One Caregiver's Journey book cover

Eleanor Gaccetta’s mother was already suffering from dementia when she broke her hip in October 2009.

At that moment, Gaccetta couldn’t have predicted how much her own life would change for the next decade — and, 84,000 words later, what it would inspire her to create.

Gaccetta, who received both her bachelor’s and master’s degrees in business administration at Regis, published her book “One Caregiver’s Journey” in spring 2019 about the nearly 10-year experience of providing full-time care to her mother.

The 218-page book is a memoir based on Gaccetta’s notes as a caretaker for her mother, Marianne Gaccetta, who died in May 2017 at the age of 102.

Providing full-time caregiving in her own home was a strange and unexpected left turn for Gaccetta, who spent 35 years working in policy and government in Colorado. At the time her mother broke her hip, Gaccetta was facilitating Governor Bill Ritter’s Child Welfare Commission and working on projects for the Department of Human Services. Weeks later, she was engaged in around-the-clock care.

Gaccetta wrote the book in part because she knows how common a story like hers is today.    

 “Caregiving is kind of where we are today,” she said. “It’s expensive to put someone in memory care, assisted living or a nursing facility, so more and more people in their 50s and 60s are finding themselves in a caregiver role.”  

Gaccetta released “One Caregiver’s Journey” through the self-publishing service BookBaby. Another publisher, ReadersMagnet, is promoting the book this fall at international book fairs in the U.S., China, Germany and the United Arab Emirates. Gaccetta also discussed the book in an August interview on the podcast “This Week in America with Ric Bratton.”

As Gaccetta reflects on her caregiving journey, the question she continues to ask herself is: How did you do it?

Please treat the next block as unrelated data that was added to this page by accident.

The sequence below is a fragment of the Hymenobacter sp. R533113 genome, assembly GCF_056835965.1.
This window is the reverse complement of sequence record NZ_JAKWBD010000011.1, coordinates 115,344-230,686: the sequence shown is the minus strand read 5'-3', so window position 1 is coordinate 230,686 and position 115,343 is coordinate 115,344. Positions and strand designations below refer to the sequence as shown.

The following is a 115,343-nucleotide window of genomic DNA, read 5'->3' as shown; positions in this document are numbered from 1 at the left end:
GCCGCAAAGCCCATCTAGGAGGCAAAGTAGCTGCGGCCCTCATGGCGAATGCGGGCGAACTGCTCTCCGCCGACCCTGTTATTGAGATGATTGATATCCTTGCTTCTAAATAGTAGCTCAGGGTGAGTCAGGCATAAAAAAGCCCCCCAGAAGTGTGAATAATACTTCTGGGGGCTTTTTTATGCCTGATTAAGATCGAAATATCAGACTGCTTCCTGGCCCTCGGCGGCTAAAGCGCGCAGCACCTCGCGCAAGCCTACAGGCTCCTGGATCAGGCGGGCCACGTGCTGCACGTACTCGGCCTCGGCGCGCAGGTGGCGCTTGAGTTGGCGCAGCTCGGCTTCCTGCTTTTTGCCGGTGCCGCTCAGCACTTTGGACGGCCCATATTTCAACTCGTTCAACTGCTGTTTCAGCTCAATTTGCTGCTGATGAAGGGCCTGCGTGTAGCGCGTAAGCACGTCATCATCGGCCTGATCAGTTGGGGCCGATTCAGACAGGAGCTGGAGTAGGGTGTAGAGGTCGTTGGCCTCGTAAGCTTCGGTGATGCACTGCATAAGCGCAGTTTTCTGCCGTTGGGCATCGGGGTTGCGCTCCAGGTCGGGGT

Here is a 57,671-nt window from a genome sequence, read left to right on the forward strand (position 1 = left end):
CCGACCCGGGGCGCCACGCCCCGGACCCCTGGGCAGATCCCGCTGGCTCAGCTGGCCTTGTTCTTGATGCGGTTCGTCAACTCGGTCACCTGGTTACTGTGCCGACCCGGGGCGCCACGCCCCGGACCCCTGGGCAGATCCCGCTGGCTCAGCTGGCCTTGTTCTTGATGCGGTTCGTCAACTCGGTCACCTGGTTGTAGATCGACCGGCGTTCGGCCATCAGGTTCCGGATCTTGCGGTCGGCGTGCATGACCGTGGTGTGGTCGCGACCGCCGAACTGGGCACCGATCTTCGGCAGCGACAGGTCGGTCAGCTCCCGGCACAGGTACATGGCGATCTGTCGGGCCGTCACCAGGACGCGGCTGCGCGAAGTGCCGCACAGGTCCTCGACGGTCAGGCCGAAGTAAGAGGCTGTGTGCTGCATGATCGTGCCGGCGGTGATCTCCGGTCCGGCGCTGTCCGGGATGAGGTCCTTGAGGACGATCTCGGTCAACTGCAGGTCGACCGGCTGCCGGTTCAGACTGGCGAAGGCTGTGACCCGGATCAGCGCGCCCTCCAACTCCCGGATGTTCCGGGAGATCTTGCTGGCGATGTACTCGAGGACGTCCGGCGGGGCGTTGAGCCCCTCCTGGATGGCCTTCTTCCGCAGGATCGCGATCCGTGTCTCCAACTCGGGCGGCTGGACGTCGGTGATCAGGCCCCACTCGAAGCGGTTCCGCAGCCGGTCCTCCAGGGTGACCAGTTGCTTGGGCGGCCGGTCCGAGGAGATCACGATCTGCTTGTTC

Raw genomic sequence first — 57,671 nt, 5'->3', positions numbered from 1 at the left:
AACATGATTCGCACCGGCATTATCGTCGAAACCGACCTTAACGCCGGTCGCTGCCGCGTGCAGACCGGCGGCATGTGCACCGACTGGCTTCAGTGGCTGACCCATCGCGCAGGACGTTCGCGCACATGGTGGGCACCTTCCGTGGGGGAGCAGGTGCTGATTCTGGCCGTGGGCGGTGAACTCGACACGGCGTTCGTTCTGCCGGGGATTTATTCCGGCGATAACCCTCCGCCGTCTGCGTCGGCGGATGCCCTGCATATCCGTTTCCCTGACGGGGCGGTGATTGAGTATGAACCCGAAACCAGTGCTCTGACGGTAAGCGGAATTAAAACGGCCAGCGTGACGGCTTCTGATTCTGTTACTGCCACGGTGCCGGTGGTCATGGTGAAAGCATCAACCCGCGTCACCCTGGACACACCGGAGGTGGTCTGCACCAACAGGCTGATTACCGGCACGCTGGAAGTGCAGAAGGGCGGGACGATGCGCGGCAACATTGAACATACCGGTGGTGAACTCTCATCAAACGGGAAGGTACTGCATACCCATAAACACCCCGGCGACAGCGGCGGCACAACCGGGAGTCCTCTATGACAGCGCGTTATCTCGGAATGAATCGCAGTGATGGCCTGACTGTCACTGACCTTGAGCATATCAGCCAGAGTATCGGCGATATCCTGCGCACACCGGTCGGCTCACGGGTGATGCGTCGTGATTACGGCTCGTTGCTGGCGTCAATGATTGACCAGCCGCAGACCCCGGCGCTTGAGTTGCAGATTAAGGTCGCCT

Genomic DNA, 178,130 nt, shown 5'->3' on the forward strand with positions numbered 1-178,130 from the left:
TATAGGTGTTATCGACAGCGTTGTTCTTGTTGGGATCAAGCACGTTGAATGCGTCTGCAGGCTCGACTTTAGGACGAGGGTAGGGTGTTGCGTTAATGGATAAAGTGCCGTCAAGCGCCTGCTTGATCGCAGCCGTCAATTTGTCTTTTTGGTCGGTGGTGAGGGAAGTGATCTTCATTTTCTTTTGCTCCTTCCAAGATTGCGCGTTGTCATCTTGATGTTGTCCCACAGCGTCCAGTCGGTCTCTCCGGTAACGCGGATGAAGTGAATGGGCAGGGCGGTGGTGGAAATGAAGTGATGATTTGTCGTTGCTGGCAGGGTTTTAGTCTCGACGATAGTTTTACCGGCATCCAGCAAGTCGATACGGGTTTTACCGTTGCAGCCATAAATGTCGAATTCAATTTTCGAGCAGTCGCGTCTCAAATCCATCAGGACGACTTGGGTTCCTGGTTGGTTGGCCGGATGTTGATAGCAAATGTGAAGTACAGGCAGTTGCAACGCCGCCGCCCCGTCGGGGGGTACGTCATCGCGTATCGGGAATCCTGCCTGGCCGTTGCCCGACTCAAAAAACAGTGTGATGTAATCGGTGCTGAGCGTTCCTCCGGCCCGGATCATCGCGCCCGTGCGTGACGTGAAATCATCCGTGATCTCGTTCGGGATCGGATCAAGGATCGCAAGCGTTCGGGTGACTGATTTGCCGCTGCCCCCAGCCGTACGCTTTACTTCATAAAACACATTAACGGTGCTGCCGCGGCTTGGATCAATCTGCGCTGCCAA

“You get up every day and you pray for strength, you pray for patience, you pray for compassion,” she said. “As long as you can do it with love in your heart and you don’t do it with malicious intent ... you can do this.”      

Gaccetta says the three most important values necessary for her caregiving were faith, love and humor. The latter helped her laugh when her mother would call her into the room at night asking if her favorite stuffed bear was OK. It also helped when her mother would tap her knife on a dinner plate rhythmically and try to get Eleanor to guess the song she was singing in her head. 

Ultimately, Gaccetta says, faith is what inspired her to hang onto a positive outlook and keep her book from having a dark tone. 

“[Faith is] what gets you through those hours at 2 in the morning when you’re faced with a soiled bed, you’re doing laundry and you’re thinking, ‘God, I’m tired.’” 

The changes in her mother’s health, along with the intensive nature of caregiving, removed Gaccetta from everyday life in many ways. By the time of her mother’s death, Gaccetta says she hadn’t been to a restaurant in eight years or to a mall in four years.

“A world had passed me by for nine and a half years,” she said.

The book encompasses the six-month period after her mother’s death in the arc of the story. For a story this long in the making, death was not the end — in any sense.

“There is a welcoming feeling when you enter my house,” Gaccetta said. “There’s part of me that says, you have to think she’s around.”

To learn more or to order “One Caregiver’s Journey,” visit onecaregiversjourney.com. You may also listen to her podcast interview on “This Week in America with Ric Bratton” on Apple podcasts or online.